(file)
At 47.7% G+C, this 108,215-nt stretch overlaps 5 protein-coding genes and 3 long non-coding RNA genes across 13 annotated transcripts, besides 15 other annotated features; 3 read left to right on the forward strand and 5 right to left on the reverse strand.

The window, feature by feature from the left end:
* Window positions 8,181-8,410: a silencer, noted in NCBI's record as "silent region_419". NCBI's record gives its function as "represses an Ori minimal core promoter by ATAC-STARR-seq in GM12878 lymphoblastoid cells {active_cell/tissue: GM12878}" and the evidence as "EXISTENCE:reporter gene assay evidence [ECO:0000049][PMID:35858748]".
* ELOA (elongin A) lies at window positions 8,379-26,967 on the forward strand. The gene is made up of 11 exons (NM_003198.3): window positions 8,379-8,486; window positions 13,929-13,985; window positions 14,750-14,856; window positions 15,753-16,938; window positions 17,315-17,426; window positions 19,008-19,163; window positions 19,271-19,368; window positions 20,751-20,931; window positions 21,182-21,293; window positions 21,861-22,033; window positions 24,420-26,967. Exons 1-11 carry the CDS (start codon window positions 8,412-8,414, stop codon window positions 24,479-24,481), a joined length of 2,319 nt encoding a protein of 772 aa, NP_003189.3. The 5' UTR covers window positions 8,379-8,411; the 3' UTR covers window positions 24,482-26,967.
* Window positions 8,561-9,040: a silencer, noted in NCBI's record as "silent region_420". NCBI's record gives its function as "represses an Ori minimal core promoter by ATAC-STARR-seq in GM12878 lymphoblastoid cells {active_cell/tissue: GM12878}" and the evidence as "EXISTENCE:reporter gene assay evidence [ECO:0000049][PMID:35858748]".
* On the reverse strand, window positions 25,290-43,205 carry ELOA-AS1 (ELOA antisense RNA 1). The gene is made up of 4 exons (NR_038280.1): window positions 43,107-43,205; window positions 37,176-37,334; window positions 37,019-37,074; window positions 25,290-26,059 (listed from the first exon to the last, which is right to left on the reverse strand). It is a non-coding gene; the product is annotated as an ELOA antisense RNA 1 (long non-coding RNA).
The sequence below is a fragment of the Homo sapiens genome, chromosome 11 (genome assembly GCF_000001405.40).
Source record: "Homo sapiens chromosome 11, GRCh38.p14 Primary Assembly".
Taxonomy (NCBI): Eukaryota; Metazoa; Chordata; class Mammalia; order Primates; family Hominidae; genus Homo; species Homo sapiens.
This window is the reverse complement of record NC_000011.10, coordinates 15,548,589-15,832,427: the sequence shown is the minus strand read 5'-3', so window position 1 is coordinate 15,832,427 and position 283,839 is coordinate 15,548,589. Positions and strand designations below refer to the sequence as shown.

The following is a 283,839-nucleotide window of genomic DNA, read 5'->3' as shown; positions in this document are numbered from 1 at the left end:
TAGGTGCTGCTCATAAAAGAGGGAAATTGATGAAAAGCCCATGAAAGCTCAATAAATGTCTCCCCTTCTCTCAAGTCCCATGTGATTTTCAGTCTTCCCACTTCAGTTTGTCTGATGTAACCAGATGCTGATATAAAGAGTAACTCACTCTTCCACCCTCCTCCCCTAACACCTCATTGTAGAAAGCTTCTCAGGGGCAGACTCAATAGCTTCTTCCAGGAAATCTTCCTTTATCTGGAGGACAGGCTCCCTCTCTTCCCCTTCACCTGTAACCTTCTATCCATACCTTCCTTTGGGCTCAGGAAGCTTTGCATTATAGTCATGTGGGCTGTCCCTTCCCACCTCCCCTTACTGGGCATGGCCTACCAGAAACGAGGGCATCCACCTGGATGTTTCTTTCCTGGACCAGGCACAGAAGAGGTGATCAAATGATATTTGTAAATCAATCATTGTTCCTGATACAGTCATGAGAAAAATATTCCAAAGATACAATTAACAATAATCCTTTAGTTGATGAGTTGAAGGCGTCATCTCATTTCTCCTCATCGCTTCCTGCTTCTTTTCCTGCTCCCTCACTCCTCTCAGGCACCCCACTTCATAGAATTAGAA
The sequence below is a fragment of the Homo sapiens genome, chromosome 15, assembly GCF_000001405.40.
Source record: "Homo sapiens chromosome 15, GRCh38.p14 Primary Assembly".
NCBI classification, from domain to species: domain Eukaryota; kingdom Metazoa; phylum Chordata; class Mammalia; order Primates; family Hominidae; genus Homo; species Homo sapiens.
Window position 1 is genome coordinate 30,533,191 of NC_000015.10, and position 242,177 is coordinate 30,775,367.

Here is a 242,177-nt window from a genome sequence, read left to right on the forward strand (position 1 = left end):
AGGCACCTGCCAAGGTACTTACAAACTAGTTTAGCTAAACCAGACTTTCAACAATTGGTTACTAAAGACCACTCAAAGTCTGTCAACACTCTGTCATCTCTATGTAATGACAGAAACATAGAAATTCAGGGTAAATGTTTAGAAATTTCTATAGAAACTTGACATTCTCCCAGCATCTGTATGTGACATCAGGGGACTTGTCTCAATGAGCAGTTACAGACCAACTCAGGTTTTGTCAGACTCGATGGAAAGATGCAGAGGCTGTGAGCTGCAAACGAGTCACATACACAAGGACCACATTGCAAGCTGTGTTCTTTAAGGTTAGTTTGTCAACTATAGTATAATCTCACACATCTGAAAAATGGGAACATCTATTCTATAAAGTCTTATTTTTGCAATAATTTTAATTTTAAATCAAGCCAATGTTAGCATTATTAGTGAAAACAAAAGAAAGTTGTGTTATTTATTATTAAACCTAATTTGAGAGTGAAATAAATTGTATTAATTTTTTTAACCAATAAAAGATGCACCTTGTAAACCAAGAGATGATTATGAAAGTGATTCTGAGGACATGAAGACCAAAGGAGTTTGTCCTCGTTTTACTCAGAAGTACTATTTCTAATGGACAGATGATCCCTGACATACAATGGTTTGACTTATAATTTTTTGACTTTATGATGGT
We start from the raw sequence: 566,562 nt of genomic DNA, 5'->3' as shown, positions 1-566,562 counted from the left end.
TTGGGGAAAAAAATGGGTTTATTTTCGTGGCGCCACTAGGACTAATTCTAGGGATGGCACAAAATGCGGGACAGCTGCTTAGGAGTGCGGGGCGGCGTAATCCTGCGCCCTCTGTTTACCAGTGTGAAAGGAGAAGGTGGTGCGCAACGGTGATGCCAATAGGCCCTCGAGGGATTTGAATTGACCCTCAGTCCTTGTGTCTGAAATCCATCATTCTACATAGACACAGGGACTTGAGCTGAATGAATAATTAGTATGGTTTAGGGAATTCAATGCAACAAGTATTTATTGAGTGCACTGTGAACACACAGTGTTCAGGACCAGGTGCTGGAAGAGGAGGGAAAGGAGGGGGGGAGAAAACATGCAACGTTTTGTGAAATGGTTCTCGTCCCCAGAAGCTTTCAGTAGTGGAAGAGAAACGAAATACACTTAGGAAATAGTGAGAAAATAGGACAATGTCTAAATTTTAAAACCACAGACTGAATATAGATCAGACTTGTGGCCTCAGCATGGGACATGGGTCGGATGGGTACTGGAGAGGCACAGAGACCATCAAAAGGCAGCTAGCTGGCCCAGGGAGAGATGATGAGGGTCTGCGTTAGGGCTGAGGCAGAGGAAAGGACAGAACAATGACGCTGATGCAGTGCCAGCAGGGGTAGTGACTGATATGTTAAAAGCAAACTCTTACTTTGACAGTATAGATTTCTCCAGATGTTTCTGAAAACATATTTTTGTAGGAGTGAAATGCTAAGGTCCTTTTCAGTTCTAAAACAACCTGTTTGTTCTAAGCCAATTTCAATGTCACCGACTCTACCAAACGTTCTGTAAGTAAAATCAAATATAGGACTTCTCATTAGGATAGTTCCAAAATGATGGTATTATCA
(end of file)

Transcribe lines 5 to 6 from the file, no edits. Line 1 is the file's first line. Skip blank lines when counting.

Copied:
* Window positions 8,561-9,040: a silencer, noted in NCBI's record as "silent region_420". NCBI's record gives its function as "represses an Ori minimal core promoter by ATAC-STARR-seq in GM12878 lymphoblastoid cells {active_cell/tissue: GM12878}" and the evidence as "EXISTENCE:reporter gene assay evidence [ECO:0000049][PMID:35858748]".
* On the reverse strand, window positions 25,290-43,205 carry ELOA-AS1 (ELOA antisense RNA 1). The gene is made up of 4 exons (NR_038280.1): window positions 43,107-43,205; window positions 37,176-37,334; window positions 37,019-37,074; window positions 25,290-26,059 (listed from the first exon to the last, which is right to left on the reverse strand). It is a non-coding gene; the product is annotated as an ELOA antisense RNA 1 (long non-coding RNA).